Leander ISD to file legal complaint for Four Points Middle, Vandegrift High access road project

exterior of Vandegrift High School
Vandegrift High School is located in Austin. (Community Impact Newspaper staff)

Vandegrift High School is located in Austin. (Community Impact Newspaper staff)

In an effort to build a second access road to Four Points Middle School and Vandegrift High School, Leander ISD will begin legal action to proceed with the project.

The board of trustees unanimously voted Dec. 16 to accept the recommendation of district staff and outside counsel Nossaman LLP and Smith Robertson LLP to initiate litigation against the Department of the Interior and U.S. Fish and Wildlife Service and such related parties as may be appropriate in federal district court. The item was discussed during a closed session.

The district said in a release that the action is "due to the agencies’ failure and refusal to further process the application for a permit to design and construct the access road."

"USFWS will not process the district’s permit application unless the district obtains ownership or control over the proposed right-of-way, a portion which is owned by Travis County, who has opposed the project," according to the district.

The two Austin schools can only be accessed from RM 2222 off McNeil Drive, and LISD previously proposed a second access road due to traffic safety concerns and to provide a second exit road in case of emergency.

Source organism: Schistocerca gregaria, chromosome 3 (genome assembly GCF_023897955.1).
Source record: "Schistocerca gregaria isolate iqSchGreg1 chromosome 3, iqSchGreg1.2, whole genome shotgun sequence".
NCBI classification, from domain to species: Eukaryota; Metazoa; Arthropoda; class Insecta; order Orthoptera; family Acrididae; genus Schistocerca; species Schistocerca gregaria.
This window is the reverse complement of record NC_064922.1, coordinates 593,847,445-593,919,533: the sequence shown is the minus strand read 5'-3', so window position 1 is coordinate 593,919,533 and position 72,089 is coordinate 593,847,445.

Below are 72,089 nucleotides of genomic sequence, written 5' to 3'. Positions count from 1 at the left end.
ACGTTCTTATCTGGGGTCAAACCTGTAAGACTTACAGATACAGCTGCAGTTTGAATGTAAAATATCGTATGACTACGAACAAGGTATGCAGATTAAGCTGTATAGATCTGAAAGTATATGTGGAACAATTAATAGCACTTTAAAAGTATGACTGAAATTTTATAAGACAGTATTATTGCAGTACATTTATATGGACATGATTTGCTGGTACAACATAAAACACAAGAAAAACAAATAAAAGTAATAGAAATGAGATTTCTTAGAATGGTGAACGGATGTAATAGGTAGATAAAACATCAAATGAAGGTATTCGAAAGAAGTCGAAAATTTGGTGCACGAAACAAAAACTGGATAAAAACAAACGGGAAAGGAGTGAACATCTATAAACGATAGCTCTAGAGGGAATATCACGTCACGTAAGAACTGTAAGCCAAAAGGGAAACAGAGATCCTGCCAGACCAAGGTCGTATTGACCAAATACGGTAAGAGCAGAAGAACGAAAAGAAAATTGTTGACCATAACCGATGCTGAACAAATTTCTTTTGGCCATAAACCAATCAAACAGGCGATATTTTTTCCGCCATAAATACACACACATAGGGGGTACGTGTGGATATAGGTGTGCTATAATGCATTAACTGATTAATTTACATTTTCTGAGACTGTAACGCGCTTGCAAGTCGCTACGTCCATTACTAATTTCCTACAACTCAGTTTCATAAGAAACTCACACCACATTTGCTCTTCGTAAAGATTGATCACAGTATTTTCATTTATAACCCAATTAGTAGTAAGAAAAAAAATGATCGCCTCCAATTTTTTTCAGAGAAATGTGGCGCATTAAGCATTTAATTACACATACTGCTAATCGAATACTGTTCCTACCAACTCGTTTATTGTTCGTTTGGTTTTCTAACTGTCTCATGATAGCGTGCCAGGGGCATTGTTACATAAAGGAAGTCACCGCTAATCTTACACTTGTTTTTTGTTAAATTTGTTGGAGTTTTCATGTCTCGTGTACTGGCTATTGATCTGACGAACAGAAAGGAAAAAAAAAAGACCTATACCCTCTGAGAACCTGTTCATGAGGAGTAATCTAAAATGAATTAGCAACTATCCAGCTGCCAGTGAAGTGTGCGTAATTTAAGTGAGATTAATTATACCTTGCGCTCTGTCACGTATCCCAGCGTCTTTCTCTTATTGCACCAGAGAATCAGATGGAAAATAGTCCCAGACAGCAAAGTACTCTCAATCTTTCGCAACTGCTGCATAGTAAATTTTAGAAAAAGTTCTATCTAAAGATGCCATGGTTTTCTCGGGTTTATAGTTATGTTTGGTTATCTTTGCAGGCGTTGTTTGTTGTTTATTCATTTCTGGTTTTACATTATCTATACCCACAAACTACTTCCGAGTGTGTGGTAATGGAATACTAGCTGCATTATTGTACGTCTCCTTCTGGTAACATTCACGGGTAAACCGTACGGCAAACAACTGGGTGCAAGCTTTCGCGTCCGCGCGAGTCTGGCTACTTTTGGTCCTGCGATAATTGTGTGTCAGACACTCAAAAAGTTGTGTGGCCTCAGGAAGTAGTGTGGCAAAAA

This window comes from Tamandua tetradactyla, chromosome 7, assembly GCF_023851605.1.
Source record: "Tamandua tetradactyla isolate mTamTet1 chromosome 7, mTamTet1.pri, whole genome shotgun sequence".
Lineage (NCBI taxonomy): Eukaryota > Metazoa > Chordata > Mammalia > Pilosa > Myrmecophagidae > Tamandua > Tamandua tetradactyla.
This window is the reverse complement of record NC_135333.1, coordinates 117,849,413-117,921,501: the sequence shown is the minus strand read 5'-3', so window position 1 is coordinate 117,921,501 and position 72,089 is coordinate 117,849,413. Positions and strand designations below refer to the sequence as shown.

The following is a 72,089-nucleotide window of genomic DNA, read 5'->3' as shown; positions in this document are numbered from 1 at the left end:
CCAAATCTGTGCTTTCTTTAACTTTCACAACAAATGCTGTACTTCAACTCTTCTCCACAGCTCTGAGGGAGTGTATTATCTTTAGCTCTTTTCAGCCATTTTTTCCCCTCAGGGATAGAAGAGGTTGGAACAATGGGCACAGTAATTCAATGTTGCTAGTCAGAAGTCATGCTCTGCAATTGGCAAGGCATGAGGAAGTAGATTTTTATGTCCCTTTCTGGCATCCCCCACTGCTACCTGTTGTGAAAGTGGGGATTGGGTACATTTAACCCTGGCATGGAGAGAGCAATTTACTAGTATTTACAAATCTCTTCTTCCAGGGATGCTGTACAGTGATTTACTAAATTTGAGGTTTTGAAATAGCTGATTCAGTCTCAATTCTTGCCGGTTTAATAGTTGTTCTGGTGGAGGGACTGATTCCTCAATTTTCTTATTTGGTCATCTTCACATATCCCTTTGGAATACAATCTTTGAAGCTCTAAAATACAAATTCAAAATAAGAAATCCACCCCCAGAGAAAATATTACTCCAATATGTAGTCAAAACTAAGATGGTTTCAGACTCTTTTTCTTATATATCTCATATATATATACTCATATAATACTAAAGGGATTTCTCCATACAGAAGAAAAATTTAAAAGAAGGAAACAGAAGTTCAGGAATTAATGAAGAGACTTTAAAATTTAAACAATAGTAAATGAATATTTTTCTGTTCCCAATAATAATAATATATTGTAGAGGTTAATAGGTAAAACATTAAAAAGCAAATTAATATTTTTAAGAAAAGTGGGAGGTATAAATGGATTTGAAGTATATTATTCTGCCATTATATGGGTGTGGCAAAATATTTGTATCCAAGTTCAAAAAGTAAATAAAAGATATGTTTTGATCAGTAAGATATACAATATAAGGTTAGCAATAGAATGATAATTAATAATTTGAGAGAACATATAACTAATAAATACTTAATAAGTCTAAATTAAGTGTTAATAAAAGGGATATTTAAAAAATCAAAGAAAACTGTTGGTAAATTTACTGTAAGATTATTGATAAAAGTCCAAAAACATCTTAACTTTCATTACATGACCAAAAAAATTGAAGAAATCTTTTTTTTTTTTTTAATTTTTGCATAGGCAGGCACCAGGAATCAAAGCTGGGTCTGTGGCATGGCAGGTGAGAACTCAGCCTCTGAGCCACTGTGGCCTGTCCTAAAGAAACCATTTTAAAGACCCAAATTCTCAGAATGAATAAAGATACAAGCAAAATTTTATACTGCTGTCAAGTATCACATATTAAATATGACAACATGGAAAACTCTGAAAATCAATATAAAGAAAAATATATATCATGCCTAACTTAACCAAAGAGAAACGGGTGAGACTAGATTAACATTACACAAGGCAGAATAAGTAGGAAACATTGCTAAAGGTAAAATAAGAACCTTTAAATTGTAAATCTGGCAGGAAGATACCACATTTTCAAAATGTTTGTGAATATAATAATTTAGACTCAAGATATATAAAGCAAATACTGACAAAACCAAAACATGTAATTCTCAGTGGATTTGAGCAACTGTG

However, the proposed project would go through preserve land for the federally endangered black-capped vireo and golden-cheeked warbler and federally threatened Jollyville Plateau salamander, according to previous Community Impact Newspaper reporting.

In 2013, LISD began coordination with the Balcones Canyonlands Conservation Plan to use the land for the access road. The proposed road also runs through land owned by 3M, which was supportive of the project.

LISD Chief Facilities Officer Jimmy Disler said in 2017 that it became apparent in 2014 that LISD needed to go to the U.S. Fish and Wildlife Service.

The project was estimated to cost $15-17 million in 2017 including a mile of road with a 100-foot right of way and an 800-foot bridge to protect habitat below the bridge. Voters approved some funding in the 2017 bond election for the project, according to LISD.

A social media campaign began in 2017 following a public forum using the hashtag #BuildTheRoad.

By Taylor Girtman

Reporter, Cedar Park and Leander

Taylor Girtman became the reporter for the Cedar Park-Leander edition in February 2020. She has a bachelor's degree in journalism from the University of Florida.